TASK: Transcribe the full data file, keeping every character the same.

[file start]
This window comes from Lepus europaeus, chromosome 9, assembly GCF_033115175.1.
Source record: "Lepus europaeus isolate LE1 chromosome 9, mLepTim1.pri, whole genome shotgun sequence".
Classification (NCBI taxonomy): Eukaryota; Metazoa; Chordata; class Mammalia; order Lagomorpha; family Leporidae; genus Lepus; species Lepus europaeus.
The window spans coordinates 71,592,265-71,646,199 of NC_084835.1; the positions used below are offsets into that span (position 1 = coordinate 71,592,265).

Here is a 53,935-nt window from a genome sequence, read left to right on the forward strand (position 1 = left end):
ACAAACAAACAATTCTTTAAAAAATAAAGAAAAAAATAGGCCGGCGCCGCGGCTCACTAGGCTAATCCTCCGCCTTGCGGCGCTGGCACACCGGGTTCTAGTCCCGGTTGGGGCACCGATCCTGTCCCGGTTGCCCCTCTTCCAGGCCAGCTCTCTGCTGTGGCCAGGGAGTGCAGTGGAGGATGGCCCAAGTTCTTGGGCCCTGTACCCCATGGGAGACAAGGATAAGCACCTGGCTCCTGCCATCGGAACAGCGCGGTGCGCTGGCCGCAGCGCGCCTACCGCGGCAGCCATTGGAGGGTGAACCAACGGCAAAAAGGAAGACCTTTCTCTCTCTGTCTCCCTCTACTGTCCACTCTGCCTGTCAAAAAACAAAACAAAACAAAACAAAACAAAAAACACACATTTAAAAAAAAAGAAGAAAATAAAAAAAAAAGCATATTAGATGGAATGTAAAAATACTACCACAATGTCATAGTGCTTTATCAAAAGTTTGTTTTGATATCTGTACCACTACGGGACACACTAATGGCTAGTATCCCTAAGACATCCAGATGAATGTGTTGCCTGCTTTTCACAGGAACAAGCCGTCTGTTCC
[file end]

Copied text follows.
This window comes from Lepus europaeus, chromosome 9, assembly GCF_033115175.1.
Source record: "Lepus europaeus isolate LE1 chromosome 9, mLepTim1.pri, whole genome shotgun sequence".
Classification (NCBI taxonomy): Eukaryota; Metazoa; Chordata; class Mammalia; order Lagomorpha; family Leporidae; genus Lepus; species Lepus europaeus.
The window spans coordinates 71,592,265-71,646,199 of NC_084835.1; the positions used below are offsets into that span (position 1 = coordinate 71,592,265).

Here is a 53,935-nt window from a genome sequence, read left to right on the forward strand (position 1 = left end):
ACAAACAAACAATTCTTTAAAAAATAAAGAAAAAAATAGGCCGGCGCCGCGGCTCACTAGGCTAATCCTCCGCCTTGCGGCGCTGGCACACCGGGTTCTAGTCCCGGTTGGGGCACCGATCCTGTCCCGGTTGCCCCTCTTCCAGGCCAGCTCTCTGCTGTGGCCAGGGAGTGCAGTGGAGGATGGCCCAAGTTCTTGGGCCCTGTACCCCATGGGAGACAAGGATAAGCACCTGGCTCCTGCCATCGGAACAGCGCGGTGCGCTGGCCGCAGCGCGCCTACCGCGGCAGCCATTGGAGGGTGAACCAACGGCAAAAAGGAAGACCTTTCTCTCTCTGTCTCCCTCTACTGTCCACTCTGCCTGTCAAAAAACAAAACAAAACAAAACAAAACAAAAAACACACATTTAAAAAAAAAGAAGAAAATAAAAAAAAAAGCATATTAGATGGAATGTAAAAATACTACCACAATGTCATAGTGCTTTATCAAAAGTTTGTTTTGATATCTGTACCACTACGGGACACACTAATGGCTAGTATCCCTAAGACATCCAGATGAATGTGTTGCCTGCTTTTCACAGGAACAAGCCGTCTGTTCC